Quite frankly, as a hiring manager (who is the person you really have to impress; the HR person just gives your resume a glance to weed out the obvious lowballers), a degree from a for-profit tells me you couldn't get a degree anywhere else. Honestly, I'd rather see a community college associates', telling me you went to night school, than an online correspondence degree.
Why? First off, let's review the courses of a BS in IT-SE from University of Phoenix. The degree program has very good emphasis on programming, but very weak emphasis on what you will be programming. Two semesters of Java, two of .NET, one of basic Web languages (HTML, CSS), that's all fine. But, almost anyone you are hired to program for will want you to know something about his business, or at the very least about all business. There is one course, one, attempting to cover everything you ever needed to know about business, with an emphasis on coding it, NOT understanding it. The Texas Tech MIS BBA degree path requires a semester each of finance and marketing, with two of accounting. That's on top of a general education requirement of two semesters of economics, which I don't see at all in the UP degree plan. A Tech CS degree would have given you backing in graphics and operating system programming.
The program's also very light on math; only 9 hours total. A Texas Tech CS B.S. pretty much hands you a math minor to go with it; most students start with three semesters of differential/integral/vector calculus (if you have to start with college algebra a CS degree is probably not in the cards), then linear algebra (matrix math), differential equations, foundations of algebra (where they show you the extremely complex higher math behind all of the simple equations and identities they told you to take for granted in pre-cal/calculus), and discrete math (set theory, field theory, etc). Even MIS, which isn't nearly as math-intensive, has two semesters of algebra and calculus followed by a semester of stats, and then finance is algebra-heavy (accounting has math of course, but it's mostly arithmetic).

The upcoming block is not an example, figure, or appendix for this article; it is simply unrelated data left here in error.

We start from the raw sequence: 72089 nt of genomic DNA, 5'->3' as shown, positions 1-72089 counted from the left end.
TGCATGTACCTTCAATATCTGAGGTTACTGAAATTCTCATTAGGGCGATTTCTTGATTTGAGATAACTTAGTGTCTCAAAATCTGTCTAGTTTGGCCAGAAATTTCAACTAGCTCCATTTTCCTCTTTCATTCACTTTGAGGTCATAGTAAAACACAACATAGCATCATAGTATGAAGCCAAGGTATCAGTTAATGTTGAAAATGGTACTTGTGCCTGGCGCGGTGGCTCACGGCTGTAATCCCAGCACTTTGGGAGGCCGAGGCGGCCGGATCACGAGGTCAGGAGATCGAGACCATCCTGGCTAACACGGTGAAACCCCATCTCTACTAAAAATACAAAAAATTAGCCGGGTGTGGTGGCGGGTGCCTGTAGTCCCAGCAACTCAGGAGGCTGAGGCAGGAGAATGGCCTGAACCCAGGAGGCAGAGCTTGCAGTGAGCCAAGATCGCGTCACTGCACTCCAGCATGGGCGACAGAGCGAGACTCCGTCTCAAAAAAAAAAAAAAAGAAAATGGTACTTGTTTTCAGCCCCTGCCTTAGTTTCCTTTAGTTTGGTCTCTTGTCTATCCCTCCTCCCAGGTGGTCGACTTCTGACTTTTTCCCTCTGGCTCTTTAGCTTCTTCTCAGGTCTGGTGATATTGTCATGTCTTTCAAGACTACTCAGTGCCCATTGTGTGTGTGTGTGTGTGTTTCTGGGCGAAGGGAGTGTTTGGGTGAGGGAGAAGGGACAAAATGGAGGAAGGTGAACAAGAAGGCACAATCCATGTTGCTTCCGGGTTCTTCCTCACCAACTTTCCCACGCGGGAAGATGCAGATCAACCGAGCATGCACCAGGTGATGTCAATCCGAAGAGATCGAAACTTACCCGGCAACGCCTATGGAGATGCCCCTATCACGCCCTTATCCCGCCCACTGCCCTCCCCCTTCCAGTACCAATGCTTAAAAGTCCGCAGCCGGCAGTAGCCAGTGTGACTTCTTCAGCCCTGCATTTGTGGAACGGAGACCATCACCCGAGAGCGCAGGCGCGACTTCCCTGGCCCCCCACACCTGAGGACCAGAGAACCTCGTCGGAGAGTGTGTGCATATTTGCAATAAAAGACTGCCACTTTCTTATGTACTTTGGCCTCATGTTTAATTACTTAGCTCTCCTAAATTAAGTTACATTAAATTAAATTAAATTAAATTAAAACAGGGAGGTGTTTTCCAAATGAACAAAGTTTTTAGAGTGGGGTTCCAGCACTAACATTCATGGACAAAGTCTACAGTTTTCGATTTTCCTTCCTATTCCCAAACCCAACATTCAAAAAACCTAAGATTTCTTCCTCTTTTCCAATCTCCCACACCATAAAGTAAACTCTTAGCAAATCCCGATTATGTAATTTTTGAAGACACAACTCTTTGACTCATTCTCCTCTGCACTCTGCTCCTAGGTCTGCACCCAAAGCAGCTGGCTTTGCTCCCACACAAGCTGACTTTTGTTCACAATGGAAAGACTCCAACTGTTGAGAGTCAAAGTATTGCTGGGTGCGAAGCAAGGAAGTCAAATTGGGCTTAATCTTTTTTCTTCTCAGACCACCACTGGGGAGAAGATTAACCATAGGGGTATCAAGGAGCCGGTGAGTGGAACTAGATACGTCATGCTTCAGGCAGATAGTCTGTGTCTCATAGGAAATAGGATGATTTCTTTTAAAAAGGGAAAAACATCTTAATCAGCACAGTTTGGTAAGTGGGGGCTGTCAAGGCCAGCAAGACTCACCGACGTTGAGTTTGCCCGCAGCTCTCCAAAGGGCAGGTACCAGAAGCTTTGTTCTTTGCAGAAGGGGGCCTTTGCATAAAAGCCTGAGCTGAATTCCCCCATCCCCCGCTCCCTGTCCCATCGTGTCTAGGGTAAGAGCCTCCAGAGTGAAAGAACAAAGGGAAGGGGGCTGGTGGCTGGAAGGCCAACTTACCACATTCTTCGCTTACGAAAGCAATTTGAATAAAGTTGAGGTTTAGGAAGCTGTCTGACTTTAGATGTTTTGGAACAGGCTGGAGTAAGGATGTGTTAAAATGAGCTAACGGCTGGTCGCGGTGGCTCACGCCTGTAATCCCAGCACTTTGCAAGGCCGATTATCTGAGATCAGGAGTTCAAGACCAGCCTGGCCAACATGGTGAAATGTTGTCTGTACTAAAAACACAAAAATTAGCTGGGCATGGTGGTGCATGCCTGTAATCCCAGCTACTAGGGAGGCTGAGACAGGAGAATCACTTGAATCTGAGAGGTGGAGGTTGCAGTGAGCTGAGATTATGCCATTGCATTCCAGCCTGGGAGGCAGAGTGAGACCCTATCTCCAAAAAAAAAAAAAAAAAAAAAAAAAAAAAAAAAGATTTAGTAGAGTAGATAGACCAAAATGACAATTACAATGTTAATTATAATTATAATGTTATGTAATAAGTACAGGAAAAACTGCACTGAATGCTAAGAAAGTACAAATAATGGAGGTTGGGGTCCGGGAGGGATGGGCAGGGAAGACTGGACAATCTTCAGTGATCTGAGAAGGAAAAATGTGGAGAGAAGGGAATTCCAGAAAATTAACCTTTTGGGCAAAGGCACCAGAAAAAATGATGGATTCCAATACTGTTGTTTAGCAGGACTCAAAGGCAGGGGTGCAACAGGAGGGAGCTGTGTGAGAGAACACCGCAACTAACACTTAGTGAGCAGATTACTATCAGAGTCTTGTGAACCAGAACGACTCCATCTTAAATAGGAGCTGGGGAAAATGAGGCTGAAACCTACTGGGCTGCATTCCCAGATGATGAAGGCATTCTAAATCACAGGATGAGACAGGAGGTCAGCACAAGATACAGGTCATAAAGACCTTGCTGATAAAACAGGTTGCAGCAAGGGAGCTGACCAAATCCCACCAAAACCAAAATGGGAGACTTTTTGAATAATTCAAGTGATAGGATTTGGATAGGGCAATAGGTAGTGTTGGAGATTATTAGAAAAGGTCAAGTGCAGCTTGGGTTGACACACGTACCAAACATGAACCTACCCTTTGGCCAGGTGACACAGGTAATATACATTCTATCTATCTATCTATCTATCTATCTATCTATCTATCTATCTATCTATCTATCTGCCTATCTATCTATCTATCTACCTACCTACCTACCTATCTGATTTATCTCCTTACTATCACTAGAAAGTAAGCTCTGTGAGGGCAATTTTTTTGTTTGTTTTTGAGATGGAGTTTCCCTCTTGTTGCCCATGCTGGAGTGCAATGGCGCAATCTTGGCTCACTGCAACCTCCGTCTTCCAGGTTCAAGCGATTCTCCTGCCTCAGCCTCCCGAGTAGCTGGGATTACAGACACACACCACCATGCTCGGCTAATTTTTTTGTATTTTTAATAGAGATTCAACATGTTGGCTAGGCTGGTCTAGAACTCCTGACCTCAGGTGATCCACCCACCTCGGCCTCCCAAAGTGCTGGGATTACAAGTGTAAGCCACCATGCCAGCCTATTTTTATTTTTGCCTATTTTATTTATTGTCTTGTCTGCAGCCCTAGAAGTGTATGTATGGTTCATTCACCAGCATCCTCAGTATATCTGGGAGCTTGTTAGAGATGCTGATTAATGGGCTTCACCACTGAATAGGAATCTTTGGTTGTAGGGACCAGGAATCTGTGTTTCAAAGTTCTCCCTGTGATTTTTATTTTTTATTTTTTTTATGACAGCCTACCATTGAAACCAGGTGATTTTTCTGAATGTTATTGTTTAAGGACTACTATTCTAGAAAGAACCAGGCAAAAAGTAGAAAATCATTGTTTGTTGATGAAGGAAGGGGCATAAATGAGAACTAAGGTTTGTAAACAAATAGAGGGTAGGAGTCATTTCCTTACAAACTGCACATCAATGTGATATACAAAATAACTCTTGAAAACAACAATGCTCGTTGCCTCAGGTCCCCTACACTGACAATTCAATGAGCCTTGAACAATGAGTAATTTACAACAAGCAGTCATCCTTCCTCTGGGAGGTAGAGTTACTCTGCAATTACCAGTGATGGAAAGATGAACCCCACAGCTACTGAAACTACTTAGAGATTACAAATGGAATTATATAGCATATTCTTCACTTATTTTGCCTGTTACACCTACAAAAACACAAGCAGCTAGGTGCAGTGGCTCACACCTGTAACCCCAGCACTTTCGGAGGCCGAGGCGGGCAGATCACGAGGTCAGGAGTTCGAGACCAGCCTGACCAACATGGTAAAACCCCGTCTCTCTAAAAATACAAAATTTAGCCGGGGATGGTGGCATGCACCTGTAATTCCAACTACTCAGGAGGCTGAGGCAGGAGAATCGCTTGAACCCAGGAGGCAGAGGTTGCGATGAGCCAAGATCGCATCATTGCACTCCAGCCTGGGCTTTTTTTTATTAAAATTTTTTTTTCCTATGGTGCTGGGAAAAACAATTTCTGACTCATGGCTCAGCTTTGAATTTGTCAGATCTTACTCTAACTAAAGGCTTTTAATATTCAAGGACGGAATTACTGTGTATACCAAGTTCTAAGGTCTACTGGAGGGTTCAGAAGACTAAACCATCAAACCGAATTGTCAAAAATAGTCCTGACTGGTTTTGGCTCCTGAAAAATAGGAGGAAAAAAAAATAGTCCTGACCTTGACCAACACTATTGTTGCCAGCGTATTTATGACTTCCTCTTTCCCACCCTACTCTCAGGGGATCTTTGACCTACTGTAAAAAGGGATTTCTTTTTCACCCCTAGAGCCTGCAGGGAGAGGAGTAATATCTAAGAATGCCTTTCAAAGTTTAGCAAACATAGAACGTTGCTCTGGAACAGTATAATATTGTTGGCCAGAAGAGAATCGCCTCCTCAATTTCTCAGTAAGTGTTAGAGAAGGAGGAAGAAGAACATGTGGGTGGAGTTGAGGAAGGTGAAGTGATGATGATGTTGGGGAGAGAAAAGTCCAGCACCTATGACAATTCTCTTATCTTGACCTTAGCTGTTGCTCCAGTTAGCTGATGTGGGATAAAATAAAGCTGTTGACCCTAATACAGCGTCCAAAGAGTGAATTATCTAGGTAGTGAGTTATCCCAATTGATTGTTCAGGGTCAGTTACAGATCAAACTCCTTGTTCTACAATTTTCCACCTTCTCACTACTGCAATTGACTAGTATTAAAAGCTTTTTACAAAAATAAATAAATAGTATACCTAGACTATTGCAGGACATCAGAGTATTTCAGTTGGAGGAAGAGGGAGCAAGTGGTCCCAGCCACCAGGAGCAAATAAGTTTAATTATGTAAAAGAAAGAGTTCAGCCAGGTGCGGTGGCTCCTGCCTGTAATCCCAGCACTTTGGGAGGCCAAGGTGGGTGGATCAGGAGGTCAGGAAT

So, while on the surface it looks like you're being given a solid backing on the ins and outs of coding, I would usually much prefer you have a knowledge of the actual business processes that you're automating with your code. I can tell if you grok coding with five minutes and a FizzBuzz problem, and I can tell in maybe another half hour of general questions whether you're experienced enough with .NET to not be completely useless your first day (and the UP degree program teaches VB.NET; C# is by far the more popular language, though you'll get used to it fast enough with the Java experience). What's going to be problematic for you is when I ask you what a credit memo is, or what accounts might be acceptable choices to hold the debit for a decrease in accounts receivable, or what a bond package is.
In addition, you learned all this by sitting in front of a pre-recorded lecture. Most of these courses are "on your own time", meaning that passing them is a matter of hammering at it until you pass the test. Semesters of a four-year college are calendar semesters; if you don't get it by test time, you fail. Fail enough and you're out; state and private colleges aren't interested in taking your money and watching you fail, because it destroys their reputation of producing quality graduates. They will instead "recommend" that you pursue other interests. A for-profit school doesn't really care; take the class 50 times, it's just more money for them. So, a four-year degree from a brick-and-mortar college tells me you at least learn quickly enough to pass a semester class in a semester (or two; no shame in retaking a couple of courses), and can keep pace with an overall course of study.
Lastly, though this doesn't really matter much to me as the hiring manager, being a "Phoenix" means you have zero personal networking. In a brick-and-mortar school, you sit in class with friends, impress your professors, and by the time you get out, you have reference letters and LinkedIn contacts which give you a leg up in finding your first job and moving up (or sideways if necessary). An online graduate has very little of that; the professors have never seen you in person, and they teach thousands of students every semester. Your entire college career is spent in the equivalent of classrooms larger than the average freshman English or Chemistry lecture course, where the prof has 5 sections of 500-600 students a day and couldn't care less who you are or how much you've excelled. Pretty much any interpersonal relationships you form with other Phoenix students are either superficial or existed before you joined.